If those fail, you can try using a search engine such as google. Adding “pdf” to your search string can slim down the results, reducing the amount of sites just selling the part with no other useful information. There is also a chance of finding no information on a particular part. Some manufacturers will produce special order parts with “house” numbers, which can mean nothing except to the company that actually purchased them.
There are also many other components you may want to scrounge off a board, but may be difficult to find specific information on. They may not be marked, but you can find some good general information on the web to help you out.
And now for a little test See how many components you can identify on the following board. Answers can be found by scrolling below the board – No cheating!
2 Piezo Buzzer
7 Integrated Circuits (IC’s)
The tiny Caribbean country of Antigua has received official permission to violate US copyright law. If it stands, it may become the place where the service literature of US-manufactured medical devices may be legally housed. Read below for the details of this confusing situation. Pat
LONDON (AP) — Americans call it piracy. Antiguans call it justice.
The islands of Antigua and Barbuda are threatening to strip intellectual property protections from American goods as part of a long-running trade dispute over the U.S. embargo on the tiny Caribbean nation’s online gambling industry.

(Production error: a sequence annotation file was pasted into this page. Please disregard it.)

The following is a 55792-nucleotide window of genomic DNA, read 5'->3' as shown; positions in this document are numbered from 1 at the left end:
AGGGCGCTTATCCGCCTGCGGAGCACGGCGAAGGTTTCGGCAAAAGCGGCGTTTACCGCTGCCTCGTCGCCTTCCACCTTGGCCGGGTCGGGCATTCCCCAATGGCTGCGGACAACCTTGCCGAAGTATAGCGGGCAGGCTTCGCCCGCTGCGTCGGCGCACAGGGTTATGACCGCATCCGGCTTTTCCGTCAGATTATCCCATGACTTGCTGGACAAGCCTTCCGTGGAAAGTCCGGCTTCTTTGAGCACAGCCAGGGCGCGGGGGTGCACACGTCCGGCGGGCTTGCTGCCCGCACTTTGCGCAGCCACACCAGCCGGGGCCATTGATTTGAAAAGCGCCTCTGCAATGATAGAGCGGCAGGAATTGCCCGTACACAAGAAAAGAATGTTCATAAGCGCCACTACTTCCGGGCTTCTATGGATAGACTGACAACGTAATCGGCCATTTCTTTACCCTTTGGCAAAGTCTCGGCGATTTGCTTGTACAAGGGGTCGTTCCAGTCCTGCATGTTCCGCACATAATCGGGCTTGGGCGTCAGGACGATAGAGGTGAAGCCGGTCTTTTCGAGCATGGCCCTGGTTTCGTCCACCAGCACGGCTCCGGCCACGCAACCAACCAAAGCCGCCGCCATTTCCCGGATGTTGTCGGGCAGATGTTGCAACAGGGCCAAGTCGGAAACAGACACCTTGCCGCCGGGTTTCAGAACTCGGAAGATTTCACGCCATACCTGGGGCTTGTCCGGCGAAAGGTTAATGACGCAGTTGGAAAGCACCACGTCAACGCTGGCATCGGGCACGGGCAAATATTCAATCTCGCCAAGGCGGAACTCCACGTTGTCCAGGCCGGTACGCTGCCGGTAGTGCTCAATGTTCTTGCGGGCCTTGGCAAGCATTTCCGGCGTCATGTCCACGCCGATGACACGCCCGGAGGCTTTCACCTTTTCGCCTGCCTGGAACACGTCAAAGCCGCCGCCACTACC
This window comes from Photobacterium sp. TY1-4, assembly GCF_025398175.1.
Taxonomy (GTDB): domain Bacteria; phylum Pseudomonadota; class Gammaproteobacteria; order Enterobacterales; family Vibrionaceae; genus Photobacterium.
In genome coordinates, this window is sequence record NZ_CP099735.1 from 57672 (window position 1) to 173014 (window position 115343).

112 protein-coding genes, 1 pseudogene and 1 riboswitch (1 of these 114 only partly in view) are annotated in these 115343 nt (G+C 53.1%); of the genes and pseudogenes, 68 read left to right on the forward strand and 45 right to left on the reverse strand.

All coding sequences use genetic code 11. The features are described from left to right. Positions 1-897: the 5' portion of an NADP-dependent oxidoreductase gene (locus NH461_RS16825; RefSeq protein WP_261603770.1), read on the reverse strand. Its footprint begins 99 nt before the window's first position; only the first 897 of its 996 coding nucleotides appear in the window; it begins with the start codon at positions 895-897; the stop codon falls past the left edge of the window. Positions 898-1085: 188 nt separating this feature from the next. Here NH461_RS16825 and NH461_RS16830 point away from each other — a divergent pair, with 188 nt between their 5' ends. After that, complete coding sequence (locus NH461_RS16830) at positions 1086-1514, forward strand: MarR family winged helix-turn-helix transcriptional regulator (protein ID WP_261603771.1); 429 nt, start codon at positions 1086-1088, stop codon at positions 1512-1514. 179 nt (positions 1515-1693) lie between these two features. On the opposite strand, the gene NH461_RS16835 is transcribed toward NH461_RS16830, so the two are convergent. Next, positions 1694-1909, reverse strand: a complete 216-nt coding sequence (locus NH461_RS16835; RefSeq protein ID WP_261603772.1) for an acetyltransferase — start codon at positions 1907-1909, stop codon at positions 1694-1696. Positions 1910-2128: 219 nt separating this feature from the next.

U.S. officials say the proposed copyright haven – whose broad outlines were approved Monday at the World Trade Organization in Geneva – amounts to “government-authorized piracy.” But Antiguans, who’ve won a series of legal victories against the U.S. at the international trade body, reject any suggestion that they’re pirates.
“We have followed the rules and procedures of the WTO to the letter,” Antigua’s high commissioner to London, Carl Roberts, said in a statement Monday. “Our little country is doing precisely what it has earned the right to do under international agreements.”
The U.S. and Antigua have been tussling for years over the ability of Americans to use online casinos based in the Caribbean nation. U.S. laws have long been interpreted to mean that Internet gambling is illegal if it crosses state lines.
The World Trade Organization, however, has come down on Antigua’s side. In 2007, it allowed the islands to draw $21 million a year’s worth of “nullification or impairments” from the United States as a penalty for the continuing refusal of the U.S. to allow American customers to place their online bets in Antigua.
Antiguan officials say they could make up the money through the operation of a copyright haven, although what that might look like and what its scope would be remains unclear. Antiguan officials have kept details vague and the move has little precedent.
Observers have suggested, for example, a subscription service to access copyright-free American music, or a pay-per-download site that charges pennies for Hollywood hits.